February is Black History Month, so most U.S. students have probably covered many of the great black contributors to American life and culture by way of biographies and book reports—and perhaps classic films and television.
For a slightly different, less formal biographical perspective, I would like to suggest two books, both recommended for ages 12 and older. These books will entertain while encouraging thoughtful examination of current issues pertinent to the meaning of who were are as Americans—and human beings—regardless of race.
“Drowned City: Hurricane Katrina & New Orleans” by Don Brown is an award-winning non-fiction graphic novel published on the 10th anniversary of the infamous natural disaster. It covers the events before, during and after the storm, using dark and awesome sketches and eyewitness, quote-filled word bubbles to communicate the relentless, overwhelming horror of Katrina with a sense of you-are-there immediacy.
This well-researched, very accessible book is important because it creates an empathetic understanding of a tragedy and it documents how poor communities of color were marginalized and neglected by the governmental entities charged with their aid.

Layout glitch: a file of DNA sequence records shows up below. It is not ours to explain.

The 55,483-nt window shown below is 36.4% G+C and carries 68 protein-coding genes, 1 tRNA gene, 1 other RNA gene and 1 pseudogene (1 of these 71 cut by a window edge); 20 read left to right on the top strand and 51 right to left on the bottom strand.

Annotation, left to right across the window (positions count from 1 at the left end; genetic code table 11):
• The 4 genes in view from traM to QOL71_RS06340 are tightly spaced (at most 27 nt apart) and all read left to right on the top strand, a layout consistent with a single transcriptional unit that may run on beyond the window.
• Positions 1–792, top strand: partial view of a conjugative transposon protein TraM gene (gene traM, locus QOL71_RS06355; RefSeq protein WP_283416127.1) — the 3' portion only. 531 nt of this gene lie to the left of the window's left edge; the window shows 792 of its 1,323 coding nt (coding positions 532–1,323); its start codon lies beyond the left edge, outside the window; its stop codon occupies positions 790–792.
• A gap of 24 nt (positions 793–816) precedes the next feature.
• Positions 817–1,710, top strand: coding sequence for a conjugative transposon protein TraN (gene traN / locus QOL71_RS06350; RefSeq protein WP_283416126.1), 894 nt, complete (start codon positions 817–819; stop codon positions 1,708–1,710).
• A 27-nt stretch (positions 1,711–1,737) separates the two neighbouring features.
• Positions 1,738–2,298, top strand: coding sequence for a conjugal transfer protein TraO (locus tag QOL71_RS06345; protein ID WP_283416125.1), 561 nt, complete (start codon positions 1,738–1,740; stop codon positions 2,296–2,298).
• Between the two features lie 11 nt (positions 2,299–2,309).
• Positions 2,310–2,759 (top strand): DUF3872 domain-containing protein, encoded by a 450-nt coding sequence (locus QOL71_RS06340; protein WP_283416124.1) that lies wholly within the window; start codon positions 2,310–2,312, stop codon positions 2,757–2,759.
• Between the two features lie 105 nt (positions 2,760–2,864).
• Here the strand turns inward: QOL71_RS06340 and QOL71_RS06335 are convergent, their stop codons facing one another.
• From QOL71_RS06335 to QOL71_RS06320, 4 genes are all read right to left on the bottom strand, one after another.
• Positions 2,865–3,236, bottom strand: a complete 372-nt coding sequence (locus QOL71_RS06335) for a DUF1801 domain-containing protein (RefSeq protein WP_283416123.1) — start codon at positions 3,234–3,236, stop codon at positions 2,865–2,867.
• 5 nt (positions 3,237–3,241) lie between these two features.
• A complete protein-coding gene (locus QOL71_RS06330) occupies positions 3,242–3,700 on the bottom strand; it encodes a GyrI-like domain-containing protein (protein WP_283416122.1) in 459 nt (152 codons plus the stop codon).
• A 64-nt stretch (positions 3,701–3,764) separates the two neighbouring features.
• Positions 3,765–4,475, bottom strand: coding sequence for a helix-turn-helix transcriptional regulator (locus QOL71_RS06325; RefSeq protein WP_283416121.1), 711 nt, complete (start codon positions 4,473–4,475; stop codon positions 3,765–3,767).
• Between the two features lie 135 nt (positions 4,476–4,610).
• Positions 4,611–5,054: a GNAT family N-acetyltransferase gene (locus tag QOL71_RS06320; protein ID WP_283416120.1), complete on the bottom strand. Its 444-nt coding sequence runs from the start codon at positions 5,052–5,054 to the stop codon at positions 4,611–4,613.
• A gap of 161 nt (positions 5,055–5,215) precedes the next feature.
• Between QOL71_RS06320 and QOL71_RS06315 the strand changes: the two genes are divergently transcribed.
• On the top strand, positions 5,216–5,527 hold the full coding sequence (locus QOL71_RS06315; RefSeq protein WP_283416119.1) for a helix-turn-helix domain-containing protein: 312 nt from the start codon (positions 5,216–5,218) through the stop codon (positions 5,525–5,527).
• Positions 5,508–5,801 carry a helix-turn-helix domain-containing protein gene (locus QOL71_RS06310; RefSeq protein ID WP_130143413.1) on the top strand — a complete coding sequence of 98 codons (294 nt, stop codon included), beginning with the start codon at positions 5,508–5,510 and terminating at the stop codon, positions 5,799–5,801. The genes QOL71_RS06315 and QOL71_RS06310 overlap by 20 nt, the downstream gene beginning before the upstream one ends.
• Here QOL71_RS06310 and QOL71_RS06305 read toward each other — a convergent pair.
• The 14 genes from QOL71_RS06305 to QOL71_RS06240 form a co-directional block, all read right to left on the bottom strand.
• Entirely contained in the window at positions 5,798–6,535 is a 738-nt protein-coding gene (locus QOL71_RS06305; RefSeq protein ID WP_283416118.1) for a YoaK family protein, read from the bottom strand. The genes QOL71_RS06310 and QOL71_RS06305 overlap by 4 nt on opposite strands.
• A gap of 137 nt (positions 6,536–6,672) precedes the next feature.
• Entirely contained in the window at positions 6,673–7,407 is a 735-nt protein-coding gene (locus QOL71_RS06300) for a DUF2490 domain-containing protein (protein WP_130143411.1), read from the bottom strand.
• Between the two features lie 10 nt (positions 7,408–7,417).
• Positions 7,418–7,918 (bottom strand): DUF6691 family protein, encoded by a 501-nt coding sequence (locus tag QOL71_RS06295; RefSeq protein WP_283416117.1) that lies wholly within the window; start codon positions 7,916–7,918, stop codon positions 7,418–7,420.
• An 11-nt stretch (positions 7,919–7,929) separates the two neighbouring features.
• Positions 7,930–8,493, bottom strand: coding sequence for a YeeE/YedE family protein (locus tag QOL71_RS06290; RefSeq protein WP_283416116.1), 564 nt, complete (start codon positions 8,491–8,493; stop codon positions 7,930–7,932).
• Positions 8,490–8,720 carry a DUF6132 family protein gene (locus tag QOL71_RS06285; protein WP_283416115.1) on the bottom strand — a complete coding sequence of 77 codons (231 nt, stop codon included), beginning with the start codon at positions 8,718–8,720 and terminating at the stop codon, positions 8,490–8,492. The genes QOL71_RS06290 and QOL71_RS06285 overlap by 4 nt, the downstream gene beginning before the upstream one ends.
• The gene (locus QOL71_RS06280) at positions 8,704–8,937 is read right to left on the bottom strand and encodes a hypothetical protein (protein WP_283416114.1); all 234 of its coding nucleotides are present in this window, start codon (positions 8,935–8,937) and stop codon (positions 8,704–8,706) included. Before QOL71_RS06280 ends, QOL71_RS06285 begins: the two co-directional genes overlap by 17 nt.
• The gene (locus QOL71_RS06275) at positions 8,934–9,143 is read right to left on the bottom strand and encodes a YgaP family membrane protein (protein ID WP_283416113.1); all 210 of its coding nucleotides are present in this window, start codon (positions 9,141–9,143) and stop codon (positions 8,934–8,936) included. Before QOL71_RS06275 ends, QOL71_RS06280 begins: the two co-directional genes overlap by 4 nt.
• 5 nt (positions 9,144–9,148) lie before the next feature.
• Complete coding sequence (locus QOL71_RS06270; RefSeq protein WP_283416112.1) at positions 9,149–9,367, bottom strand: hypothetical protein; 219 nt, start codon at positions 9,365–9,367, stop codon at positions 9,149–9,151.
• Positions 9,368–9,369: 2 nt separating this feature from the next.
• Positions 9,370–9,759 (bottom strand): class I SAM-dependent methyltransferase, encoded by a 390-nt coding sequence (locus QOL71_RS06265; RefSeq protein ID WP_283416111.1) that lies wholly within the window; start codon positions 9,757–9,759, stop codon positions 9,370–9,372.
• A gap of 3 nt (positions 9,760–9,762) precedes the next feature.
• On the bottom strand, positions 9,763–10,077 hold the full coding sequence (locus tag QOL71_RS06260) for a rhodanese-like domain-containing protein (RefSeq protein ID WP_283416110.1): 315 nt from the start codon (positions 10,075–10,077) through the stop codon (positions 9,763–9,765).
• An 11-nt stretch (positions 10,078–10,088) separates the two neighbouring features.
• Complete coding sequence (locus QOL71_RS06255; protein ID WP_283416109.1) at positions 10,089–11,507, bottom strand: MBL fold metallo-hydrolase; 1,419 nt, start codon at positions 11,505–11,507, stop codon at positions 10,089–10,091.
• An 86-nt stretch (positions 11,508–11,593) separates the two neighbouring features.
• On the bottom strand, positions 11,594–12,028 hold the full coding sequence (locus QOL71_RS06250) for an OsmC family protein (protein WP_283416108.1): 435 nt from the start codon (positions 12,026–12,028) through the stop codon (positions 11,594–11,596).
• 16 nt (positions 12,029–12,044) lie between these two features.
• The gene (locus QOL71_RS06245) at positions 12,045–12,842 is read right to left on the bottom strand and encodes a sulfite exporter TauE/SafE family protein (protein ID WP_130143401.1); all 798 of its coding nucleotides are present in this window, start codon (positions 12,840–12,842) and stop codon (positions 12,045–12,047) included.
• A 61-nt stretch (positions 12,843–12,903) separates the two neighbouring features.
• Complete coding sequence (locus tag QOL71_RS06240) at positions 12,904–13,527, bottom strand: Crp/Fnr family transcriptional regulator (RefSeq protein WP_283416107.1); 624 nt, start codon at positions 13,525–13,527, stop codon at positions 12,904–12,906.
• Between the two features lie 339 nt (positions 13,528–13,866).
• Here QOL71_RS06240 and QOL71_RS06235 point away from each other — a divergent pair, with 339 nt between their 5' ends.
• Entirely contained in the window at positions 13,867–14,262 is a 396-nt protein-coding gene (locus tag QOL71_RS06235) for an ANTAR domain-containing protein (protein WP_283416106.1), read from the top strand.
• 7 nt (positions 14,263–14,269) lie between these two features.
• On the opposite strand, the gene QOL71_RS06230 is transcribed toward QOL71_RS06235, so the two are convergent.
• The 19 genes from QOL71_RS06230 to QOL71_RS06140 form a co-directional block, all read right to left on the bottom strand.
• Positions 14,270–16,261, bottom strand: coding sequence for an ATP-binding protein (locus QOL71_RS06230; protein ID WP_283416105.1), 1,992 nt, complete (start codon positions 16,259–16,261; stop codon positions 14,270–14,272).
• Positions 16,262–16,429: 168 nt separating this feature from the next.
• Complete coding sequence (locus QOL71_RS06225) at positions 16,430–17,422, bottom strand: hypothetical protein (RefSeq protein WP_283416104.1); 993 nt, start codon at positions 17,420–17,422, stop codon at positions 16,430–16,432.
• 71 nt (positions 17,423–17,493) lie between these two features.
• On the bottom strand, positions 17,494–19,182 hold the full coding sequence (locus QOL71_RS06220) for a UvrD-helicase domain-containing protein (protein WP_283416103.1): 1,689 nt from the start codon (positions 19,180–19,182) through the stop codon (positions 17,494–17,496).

“All American Boys” co-written by Jason Reynolds and Brendan Kiely (each a well-known young adult novelist in his own right), is a fictional but exceedingly real and intimate account of a black teenager’s encounter—and its aftermath—with a white police officer.
It’s Friday. Party night. Rashad, a black teenager, exchanges his ROTC uniform for his everyday one—jeans, T-shirt, hoodie—and heads to the mini-mart for a snack. But his slapstick convergence with a bag of chips, a white lady, a beer and his duffel bag quickly becomes anything but funny when a neighborhood cop sees assault, attempted robbery and shoplifting instead of accidental comedy. Rashad is dragged outside and beaten unconscious. A white classmate, Quinn, witnesses the brutal beating and realizes the officer is his best friend’s brother who is like a big brother and mentor to Quinn, too.
As Rashad recovers in the hospital and struggles with his injuries and the shock of what was done to him, Quinn tries to rationalize what he saw while his high school and the surrounding community become increasingly polarized and angry.
Reynolds, who is black, and Kiely, who is white, write the story in alternating chapters. They skillfully capture the nuances of high school culture as well as the wrenching doubt, anger and confusion experienced by young people forced by circumstance to grapple with issues of character and conscience that can even confound adults.
Listen to an interview with the authors on npr.org.